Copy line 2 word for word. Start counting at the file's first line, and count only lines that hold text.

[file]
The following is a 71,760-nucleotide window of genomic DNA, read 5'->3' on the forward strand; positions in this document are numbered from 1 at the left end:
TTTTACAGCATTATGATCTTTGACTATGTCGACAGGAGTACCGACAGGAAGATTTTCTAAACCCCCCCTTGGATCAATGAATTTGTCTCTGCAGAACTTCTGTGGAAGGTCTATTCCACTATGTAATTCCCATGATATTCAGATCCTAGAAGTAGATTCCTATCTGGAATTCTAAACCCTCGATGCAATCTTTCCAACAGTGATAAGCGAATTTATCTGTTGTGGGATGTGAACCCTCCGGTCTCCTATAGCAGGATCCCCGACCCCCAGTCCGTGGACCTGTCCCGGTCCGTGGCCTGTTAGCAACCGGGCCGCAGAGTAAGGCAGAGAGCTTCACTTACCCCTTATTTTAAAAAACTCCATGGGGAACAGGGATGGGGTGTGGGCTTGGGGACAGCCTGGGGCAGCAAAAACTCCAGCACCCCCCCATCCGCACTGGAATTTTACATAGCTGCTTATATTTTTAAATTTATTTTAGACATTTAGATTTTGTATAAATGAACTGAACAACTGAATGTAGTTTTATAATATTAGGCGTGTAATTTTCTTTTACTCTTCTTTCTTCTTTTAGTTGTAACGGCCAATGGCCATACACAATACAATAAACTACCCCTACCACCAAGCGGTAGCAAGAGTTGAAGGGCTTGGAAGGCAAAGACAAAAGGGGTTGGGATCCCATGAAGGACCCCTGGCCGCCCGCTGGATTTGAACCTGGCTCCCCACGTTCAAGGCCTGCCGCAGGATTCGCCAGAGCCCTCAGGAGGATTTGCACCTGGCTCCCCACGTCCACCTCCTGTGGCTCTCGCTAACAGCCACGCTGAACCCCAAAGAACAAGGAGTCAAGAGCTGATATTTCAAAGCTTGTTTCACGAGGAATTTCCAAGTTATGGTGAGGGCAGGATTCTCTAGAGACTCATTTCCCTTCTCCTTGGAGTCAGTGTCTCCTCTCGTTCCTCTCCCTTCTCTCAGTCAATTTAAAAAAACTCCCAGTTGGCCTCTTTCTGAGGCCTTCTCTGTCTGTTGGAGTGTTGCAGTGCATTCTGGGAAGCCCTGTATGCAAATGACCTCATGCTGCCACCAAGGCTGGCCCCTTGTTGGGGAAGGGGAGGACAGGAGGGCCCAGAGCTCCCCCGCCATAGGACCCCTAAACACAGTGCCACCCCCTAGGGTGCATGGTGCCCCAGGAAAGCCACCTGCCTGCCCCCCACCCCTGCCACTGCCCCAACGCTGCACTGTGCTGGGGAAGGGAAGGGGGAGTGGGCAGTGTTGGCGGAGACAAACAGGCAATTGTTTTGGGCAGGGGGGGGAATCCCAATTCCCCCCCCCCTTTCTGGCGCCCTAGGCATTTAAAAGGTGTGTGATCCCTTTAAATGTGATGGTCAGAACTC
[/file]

TTTTACAGCATTATGATCTTTGACTATGTCGACAGGAGTACCGACAGGAAGATTTTCTAAACCCCCCCTTGGATCAATGAATTTGTCTCTGCAGAACTTCTGTGGAAGGTCTATTCCACTATGTAATTCCCATGATATTCAGATCCTAGAAGTAGATTCCTATCTGGAATTCTAAACCCTCGATGCAATCTTTCCAACAGTGATAAGCGAATTTATCTGTTGTGGGATGTGAACCCTCCGGTCTCCTATAGCAGGATCCCCGACCCCCAGTCCGTGGACCTGTCCCGGTCCGTGGCCTGTTAGCAACCGGGCCGCAGAGTAAGGCAGAGAGCTTCACTTACCCCTTATTTTAAAAAACTCCATGGGGAACAGGGATGGGGTGTGGGCTTGGGGACAGCCTGGGGCAGCAAAAACTCCAGCACCCCCCCATCCGCACTGGAATTTTACATAGCTGCTTATATTTTTAAATTTATTTTAGACATTTAGATTTTGTATAAATGAACTGAACAACTGAATGTAGTTTTATAATATTAGGCGTGTAATTTTCTTTTACTCTTCTTTCTTCTTTTAGTTGTAACGGCCAATGGCCATACACAATACAATAAACTACCCCTACCACCAAGCGGTAGCAAGAGTTGAAGGGCTTGGAAGGCAAAGACAAAAGGGGTTGGGATCCCATGAAGGACCCCTGGCCGCCCGCTGGATTTGAACCTGGCTCCCCACGTTCAAGGCCTGCCGCAGGATTCGCCAGAGCCCTCAGGAGGATTTGCACCTGGCTCCCCACGTCCACCTCCTGTGGCTCTCGCTAACAGCCACGCTGAACCCCAAAGAACAAGGAGTCAAGAGCTGATATTTCAAAGCTTGTTTCACGAGGAATTTCCAAGTTATGGTGAGGGCAGGATTCTCTAGAGACTCATTTCCCTTCTCCTTGGAGTCAGTGTCTCCTCTCGTTCCTCTCCCTTCTCTCAGTCAATTTAAAAAAACTCCCAGTTGGCCTCTTTCTGAGGCCTTCTCTGTCTGTTGGAGTGTTGCAGTGCATTCTGGGAAGCCCTGTATGCAAATGACCTCATGCTGCCACCAAGGCTGGCCCCTTGTTGGGGAAGGGGAGGACAGGAGGGCCCAGAGCTCCCCCGCCATAGGACCCCTAAACACAGTGCCACCCCCTAGGGTGCATGGTGCCCCAGGAAAGCCACCTGCCTGCCCCCCACCCCTGCCACTGCCCCAACGCTGCACTGTGCTGGGGAAGGGAAGGGGGAGTGGGCAGTGTTGGCGGAGACAAACAGGCAATTGTTTTGGGCAGGGGGGGGAATCCCAATTCCCCCCCCCCTTTCTGGCGCCCTAGGCATTTAAAAGGTGTGTGATCCCTTTAAATGTGATGGTCAGAACTC